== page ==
4. It’s important to be skeptical. In fact, it could be argued a lot of our scientific discovery is based on skepticism. I am naturally skeptical, though my friends call it hard-headed. I am researching Antarctica and glaciers and an interesting part of it is scientists are having a hard time coming to a consensus on what exactly is causing melting across the ice-sheet. There are those who blow the trumpet about climate change, but others attribute part of it to a natural process of warm ocean circulation. Of course, climate change can affect ocean circulation, but there are scientists who are just not 100% sure. What does not seem in doubt is we are experiencing warming, so I am taking the approach we should do whatever is realistic in addressing it. I don’t know that we are capable of actually fixing the issue, but suspect it will be partial fixes and partial adaptation to the changes. Keep on questioning.

  5. I really enjoyed how you discussed a view point from both sides and presented a strong argument. I 100% believe in climate change and that it is currently happening, but as you mentioned, I don’t agree that we can automatically believe everything we hear. Being skeptical is very important with not just science but everything. Before you settle on an idea its important to look at both sides of the issue and go from there. I especially agreed with you when you said astronomers have been studying space for hundreds of years yet they still don’t know much about it and same with biologists. However, I do believe climate change is a major issue that should be in the front of everyones mind.

  6. I absolutely love that you interjected the reality of political agendas that undoubtedly accompany prioritization, discussion and approaches toward climate change. Similar to your stance on fully “buying” the urgency and potential over-exaggerating of global warming, I agree that it is necessary to take a step back and realize what the political agenda behind climate change may actually be. As this is usually a topic that I feel is (arbitrarily) divided between liberals and conservatives, it is definitely intriguing to realize that maybe the typical push back and lack of acceptance may be in recognition of a possible agenda from the more liberal party such as controlling the economy, regulations and the course of technological fixes in the future, and as you said, has nothing to do with level of education.

  7. I don’t usually reply to my comments, but I feel the need to with you guys so here ya go:)

    Rebecca: Hey Rebecca! I’m doing fantastic thank you for asking and thanks for the title compliment:) I really appreciate you formulating such a kind and respectful comment and for understanding where I was going with my post even if you haven’t ever really had any doubts about climate change. I’m so glad you brought up movies and entertainment because I often feel a lot of guilt about being the only one in the theater who’s squirming in my seat because of the radical agenda being pushed in the movie (sometimes subtle, sometimes not), which is often about the environment. I also think it’s an excellent point you brought up about the farmers and I think it’s important for us to realize that we often harm someone or something in trying to fix a problem that we see as radically important right this minute. Thanks again for the comment, I enjoyed reading it.

    Cassie: Hi Cassie! Thanks for respecting my skepticism, even though I know it certainly doesn’t jive with everyone’s opinion. In answer to your question, yes, I do think a socio-technological fix could work. I’m not a huge fan of excessive government involvement in the lives of the citizens but if it was subtle enough to not highly impact the individual yet still would address the climate change issue then that’s a win-win. I agree that we can’t predict the future so there has to be a certain point at which we take action based on the evidence we do have, perhaps I was a little bit blunt about the whole future thing in my post. Thank you for your further questioning of my thoughts.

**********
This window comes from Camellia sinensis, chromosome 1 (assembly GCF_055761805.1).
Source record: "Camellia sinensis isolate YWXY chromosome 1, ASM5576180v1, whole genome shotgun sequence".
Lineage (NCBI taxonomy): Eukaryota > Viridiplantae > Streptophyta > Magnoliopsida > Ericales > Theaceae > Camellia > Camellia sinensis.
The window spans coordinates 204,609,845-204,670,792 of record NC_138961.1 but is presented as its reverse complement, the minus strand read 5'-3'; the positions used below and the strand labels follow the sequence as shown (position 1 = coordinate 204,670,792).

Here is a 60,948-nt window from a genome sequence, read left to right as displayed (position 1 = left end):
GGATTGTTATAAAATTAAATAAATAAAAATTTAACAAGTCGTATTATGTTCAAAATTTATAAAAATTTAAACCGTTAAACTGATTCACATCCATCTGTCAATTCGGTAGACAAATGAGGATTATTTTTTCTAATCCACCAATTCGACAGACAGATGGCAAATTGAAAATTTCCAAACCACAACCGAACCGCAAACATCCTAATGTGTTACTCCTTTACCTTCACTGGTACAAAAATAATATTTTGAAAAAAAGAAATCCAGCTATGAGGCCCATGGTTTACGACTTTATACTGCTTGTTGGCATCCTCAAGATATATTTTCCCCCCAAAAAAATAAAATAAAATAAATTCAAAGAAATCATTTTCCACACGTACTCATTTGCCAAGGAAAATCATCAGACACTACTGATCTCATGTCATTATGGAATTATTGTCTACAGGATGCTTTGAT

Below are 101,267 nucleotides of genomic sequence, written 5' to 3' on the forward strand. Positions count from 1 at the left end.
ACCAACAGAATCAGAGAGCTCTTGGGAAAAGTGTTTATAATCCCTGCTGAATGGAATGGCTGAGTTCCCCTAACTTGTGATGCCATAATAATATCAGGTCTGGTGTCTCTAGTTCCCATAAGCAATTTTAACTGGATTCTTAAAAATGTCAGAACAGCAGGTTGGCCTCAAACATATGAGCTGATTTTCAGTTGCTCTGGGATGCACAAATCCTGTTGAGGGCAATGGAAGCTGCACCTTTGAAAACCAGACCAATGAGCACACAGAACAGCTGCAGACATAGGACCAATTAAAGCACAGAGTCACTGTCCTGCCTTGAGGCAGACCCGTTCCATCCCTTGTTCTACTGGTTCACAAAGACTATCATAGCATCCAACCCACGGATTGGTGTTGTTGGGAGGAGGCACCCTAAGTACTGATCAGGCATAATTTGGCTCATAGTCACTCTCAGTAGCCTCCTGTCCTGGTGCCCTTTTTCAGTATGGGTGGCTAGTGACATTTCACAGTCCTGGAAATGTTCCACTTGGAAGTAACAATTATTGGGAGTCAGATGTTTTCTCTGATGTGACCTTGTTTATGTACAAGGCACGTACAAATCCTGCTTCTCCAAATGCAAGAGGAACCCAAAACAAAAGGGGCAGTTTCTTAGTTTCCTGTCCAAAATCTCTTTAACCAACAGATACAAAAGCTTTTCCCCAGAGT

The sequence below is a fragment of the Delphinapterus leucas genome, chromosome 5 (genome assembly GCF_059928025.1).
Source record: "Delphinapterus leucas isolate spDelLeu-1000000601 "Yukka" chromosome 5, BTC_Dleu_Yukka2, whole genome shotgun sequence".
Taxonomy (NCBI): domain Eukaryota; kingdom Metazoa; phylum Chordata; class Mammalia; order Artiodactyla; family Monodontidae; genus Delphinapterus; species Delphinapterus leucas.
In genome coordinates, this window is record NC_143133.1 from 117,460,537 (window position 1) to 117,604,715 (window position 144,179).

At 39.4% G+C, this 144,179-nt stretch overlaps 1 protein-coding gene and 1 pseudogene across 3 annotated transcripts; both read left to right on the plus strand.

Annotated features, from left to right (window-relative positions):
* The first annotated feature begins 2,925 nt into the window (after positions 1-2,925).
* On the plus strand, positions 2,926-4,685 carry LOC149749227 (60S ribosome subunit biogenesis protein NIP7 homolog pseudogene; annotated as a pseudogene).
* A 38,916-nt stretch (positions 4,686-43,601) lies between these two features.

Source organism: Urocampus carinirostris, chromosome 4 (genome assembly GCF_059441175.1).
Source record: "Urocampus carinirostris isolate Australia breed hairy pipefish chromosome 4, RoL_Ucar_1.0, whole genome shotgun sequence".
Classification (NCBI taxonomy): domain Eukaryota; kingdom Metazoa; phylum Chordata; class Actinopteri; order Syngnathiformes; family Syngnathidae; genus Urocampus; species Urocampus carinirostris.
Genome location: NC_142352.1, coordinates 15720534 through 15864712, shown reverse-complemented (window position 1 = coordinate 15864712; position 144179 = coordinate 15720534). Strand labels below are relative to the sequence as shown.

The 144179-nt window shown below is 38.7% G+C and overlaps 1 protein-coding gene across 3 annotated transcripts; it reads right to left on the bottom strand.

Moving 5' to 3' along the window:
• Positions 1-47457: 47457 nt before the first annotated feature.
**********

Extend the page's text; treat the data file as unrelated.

Aneasha: Hi Aneasha! I do tend to address these kinds of issues with optimism so thank you for your appreciation of that but I also apologize for the fact that optimism isn’t always 100 percent practical. Yeah the solutions might be slow so it’ll take a little figuring out of what needs to happen before we can actually get down to business and that’s certainly important to recognize. Damn, that last sentence…questioning whether we deserve to exist as a species. That is actually super interesting and surely you could view humanity’s supposed acceleration of climate change as a way of wiping ourselves out and ultimately fixing the problem. I see it that way, too but I’m pretty partial to mankind so I’d like to think we can work this out using our big Homo Sapien brains rather than self-inflicted extinction. Thanks for the thought-provoking comment!

    William: Hey William! You seem to be a proud skeptic, which is awesome. I’m not by default skeptical about everything but I do like to understand why I ought to think a certain way before I just go on blindly following somebody’s passionate and radical argument. I think it’s quite possible that partial fixes might be the only thing we’ve got and maybe that’s good enough but only time will tell. Thanks for bringing in your knowledge because I’m not all that knowledgeable on climate change but I have a basic understanding so that was certainly appreciated.

    Kilian: Hey Kilian! I’m glad you thought that I adequately covered both sides of the argument because I worry sometimes. I 100 percent understand why you think climate change is so incredibly important for us to think about. I also appreciate you recognizing that a healthy dose of skepticism can help us approach any question, not just this one or even any scientific one. I’m glad my analogies helped because I tend to think in analogies (and movies, songs and dorky references) but I’m never sure if that gets my point across. Thanks for the comment!

    Shayne: Hi Shayne! So happy to see that the political agenda aspect was of value to you and that you seem to be passionate about this matter. Passion is always a good thing. The deal is that I was raised very conservatively, so I tend to shy away from the radical left’s angry forcing of climate change down everyone’s throat. Like you said, it is important to step away from the political side for a moment in order to understand how we really feel about issues and decide what information we really believe. I certainly don’t think climate change is a hoax but it’s surrounded by a lot of really desperate and angry feelings that make me a little scared to talk about it. It isn’t fair to assume someone is uneducated or has ridiculous opinions just because of their political views and I think we need to remove the politics from the science of issues like this, although it is important to know where one stands and to have strong values and convictions. Thank you for supplementing my argument with your nice comment.

    Thanks guys! I love the chance for open discussion!